Imagining this, I thought of a word for the community of listeners ofÂ The Poetry Slow Down: aÂ flight. We join each other in the air, through air waves, ricocheted from space, sonically we are connected by vibrations, our ear canals, our brain pathways, as birds, and as birds communicate and navigate with celestial processes. . . itâ€™s not aÂ flock, exactly, weâ€™re all over the place, we are in Texas, and New Jersey, and Manhattan, and Princeton, and Westwood, and Carmel Valley, and Pacific Grove, and Estes Park, and Oregon and Alaska and England and Poland and Australia and Vermont and Santa Cruz and Washington, D.C., weâ€™re teenagers, weâ€™re retired, weâ€™re professional poets, weâ€™re teachers, weâ€™re physicians and scientists, weâ€™re caregivers, weâ€™re singers, weâ€™re grandmas, we ride motorcycles, we pilot planes, we practice law and yoga and we live on the 20thfloor, we live on a cattle ranch, but we are all here at this moment, joined physically and literally in our brains.Â Â . . . Well, I will think of this metaphor, and you think too. The physics of our communityâ€”you know how in quantum theory, experiments with matter, when you get the nano level, and you split the smallest entity we can imagine, and you take one half of it and take it to Parisâ€”thatâ€™s the side I want to be on, you say, and Iâ€™m with you thereâ€”and the other you have in Los Angeles, and you poke the one in LA, and set it quivering, and at the same instant, even on different time zones, that other part in Paris is carrying on identically as if it too were poked. Well thatâ€™s us, atÂ The Poetry Slow Down, right here and now, we are all connected by listening to a poet who perhaps wrote down these lines hundreds of years ago, in some garden, and what are those years, what are those miles, nothing, it is all here in the now, which dwells in our right brain, where â€œall is groovyâ€â€”literally. IÂ wasÂ thinking of us as aÂ stand, as we call birches, that are trees above ground but all connected in our root systems underground, one organic entity arising from earth, or, in this sense, an â€œunderstandâ€ of listening community, or, an â€œunder-standing,â€ anÂ understandingof listeners. This expresses the organic wholeness of my sense of our community, bonded by the sound of the word, the thinking about poetry, our common â€œground.â€ But the â€œflightâ€ idea in its relation to birds and what poetry does to us, how it takes our mind and lifts off to places we can never get to on our feet, this soaring brain travel–Dickinson said, â€œthe brain is wider than the skyâ€â€”well, I will keep thinking, and you too.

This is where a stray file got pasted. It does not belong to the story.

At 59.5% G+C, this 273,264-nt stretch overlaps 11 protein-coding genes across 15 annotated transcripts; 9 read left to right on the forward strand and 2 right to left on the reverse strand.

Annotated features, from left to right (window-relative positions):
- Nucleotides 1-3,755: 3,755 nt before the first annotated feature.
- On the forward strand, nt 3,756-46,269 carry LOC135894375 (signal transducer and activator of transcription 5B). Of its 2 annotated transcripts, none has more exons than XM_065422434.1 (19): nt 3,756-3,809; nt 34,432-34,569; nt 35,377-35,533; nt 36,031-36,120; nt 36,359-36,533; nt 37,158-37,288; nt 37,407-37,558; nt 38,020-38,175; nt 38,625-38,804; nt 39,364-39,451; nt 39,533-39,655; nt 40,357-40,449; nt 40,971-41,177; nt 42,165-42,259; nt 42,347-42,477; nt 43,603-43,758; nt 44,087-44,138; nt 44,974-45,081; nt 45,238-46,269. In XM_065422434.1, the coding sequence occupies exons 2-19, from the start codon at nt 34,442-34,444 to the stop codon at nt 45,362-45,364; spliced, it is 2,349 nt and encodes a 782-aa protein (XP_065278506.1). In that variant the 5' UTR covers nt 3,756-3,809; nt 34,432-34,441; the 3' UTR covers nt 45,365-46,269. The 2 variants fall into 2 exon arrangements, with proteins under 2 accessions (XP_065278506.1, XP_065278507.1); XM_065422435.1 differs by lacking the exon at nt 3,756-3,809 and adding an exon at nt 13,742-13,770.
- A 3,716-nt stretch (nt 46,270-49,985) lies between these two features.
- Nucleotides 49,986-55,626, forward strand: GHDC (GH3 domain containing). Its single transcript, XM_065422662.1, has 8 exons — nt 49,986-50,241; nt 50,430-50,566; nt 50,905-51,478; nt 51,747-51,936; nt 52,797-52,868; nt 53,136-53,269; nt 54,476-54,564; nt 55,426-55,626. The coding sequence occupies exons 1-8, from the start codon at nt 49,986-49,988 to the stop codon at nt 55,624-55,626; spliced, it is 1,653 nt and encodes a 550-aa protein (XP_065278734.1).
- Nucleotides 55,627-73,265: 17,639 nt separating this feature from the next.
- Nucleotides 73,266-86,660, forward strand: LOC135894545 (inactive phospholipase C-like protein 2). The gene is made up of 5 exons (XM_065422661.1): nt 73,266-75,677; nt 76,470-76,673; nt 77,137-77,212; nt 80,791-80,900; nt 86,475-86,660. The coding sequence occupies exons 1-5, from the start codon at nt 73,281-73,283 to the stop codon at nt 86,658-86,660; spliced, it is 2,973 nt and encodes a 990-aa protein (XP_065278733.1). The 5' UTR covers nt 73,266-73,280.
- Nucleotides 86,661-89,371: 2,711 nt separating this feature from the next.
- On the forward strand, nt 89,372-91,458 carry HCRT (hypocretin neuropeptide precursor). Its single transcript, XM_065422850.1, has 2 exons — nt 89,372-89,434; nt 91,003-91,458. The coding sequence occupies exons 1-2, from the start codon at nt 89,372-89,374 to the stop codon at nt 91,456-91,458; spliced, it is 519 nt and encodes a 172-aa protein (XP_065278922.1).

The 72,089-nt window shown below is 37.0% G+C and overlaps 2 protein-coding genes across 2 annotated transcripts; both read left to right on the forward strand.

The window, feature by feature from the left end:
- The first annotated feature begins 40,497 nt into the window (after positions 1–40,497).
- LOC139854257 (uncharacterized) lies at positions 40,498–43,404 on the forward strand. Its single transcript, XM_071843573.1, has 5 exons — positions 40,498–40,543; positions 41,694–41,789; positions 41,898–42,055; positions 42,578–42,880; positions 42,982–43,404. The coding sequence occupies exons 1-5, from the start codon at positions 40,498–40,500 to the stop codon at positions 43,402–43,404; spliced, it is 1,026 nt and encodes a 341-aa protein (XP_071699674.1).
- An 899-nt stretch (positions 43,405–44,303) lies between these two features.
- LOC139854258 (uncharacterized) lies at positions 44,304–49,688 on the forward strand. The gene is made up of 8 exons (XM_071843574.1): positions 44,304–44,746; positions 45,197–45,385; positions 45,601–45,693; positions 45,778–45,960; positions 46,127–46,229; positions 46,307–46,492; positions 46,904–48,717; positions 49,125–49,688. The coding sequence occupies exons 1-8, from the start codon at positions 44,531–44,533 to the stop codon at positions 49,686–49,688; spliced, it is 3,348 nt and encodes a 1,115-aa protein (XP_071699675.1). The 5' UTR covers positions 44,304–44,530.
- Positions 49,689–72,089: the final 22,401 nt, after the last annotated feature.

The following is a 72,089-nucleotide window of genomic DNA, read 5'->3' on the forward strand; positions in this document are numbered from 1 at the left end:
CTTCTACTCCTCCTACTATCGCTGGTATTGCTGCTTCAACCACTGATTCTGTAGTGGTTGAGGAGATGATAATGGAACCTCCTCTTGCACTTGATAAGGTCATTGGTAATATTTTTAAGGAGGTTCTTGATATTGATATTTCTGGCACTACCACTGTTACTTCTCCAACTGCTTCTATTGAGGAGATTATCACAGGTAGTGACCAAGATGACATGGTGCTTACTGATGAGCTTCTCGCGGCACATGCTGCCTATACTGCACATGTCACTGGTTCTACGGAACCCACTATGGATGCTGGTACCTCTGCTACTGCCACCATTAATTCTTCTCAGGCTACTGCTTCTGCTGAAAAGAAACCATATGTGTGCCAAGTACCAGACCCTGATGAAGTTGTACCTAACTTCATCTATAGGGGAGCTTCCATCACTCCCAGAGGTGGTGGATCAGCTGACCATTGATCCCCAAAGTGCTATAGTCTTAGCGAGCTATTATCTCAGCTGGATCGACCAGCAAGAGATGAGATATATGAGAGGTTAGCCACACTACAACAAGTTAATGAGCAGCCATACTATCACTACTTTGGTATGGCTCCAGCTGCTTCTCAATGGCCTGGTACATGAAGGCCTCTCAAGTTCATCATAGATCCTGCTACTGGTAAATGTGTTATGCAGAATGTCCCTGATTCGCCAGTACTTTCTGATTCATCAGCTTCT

So the poems we will feature on noticing birds, our fellow creatures who inspire us, and whom I now realize that to see and know r requires botany, biology, art (I am dazzled by the vocabulary required and flamboyantly displayed in the discussion of bird characteristics), physics, and who knows what else. O, yes, of course: poetry. Poetry opens us to see, so hereâ€™s starters for our eye-opening line up:
Poe, his raven
T.S. Eliot, birds from selected poems
Emily Dickinson, birds selected poems
John Muir, his water ouzel
Mary Oliver, two from American Primitive, and her snow geese poems
Shelley, his ode to the skylark
Keats, his ode to a nightengale
James Wright, his chicken hawk (Lying in a Hammock . . . )
William Carlos Williams, his white chickens
Gerard Manley Hopkins, his falcon, his â€œbright wingsâ€
W.B. Yeats, his falcon, his swan
Then, Wallace Stevensâ€™ birds, and then weâ€™ll look at contemporary poets, and classic poets, and the Sphinx, and role of birds as prophecy, birds in our language (Peter Pan: Iâ€™ve got to crow!). Iâ€™ll share my poems on cranes and herons, which I donâ€™t start out to write about, I start out trying to write a love poem to my husband, and somehow it always ends up about these birds, that is where love takes us. Flights . . . .
And this is where hearing from you takes me, the mindâ€™s flights . . .so write me atÂ firstname.lastname@example.org, let me know how and when you listen, and Producer Zappa Johns and I will be on the case to make sure we are hear for you, slowing down for the news without which men die miserably every day, but not you, not us, O poetry slow down flight, thanking you, dear listener, in my mind and heart this May day, letâ€™s get out there and go a-Mayin, Iâ€™m just sayin, Iâ€™m Professor Barbara Mossberg, and weâ€™ll fly next week: send me your favorite bird poem atÂ Barbara.email@example.com.
Â©Â Barbara Mossberg 2018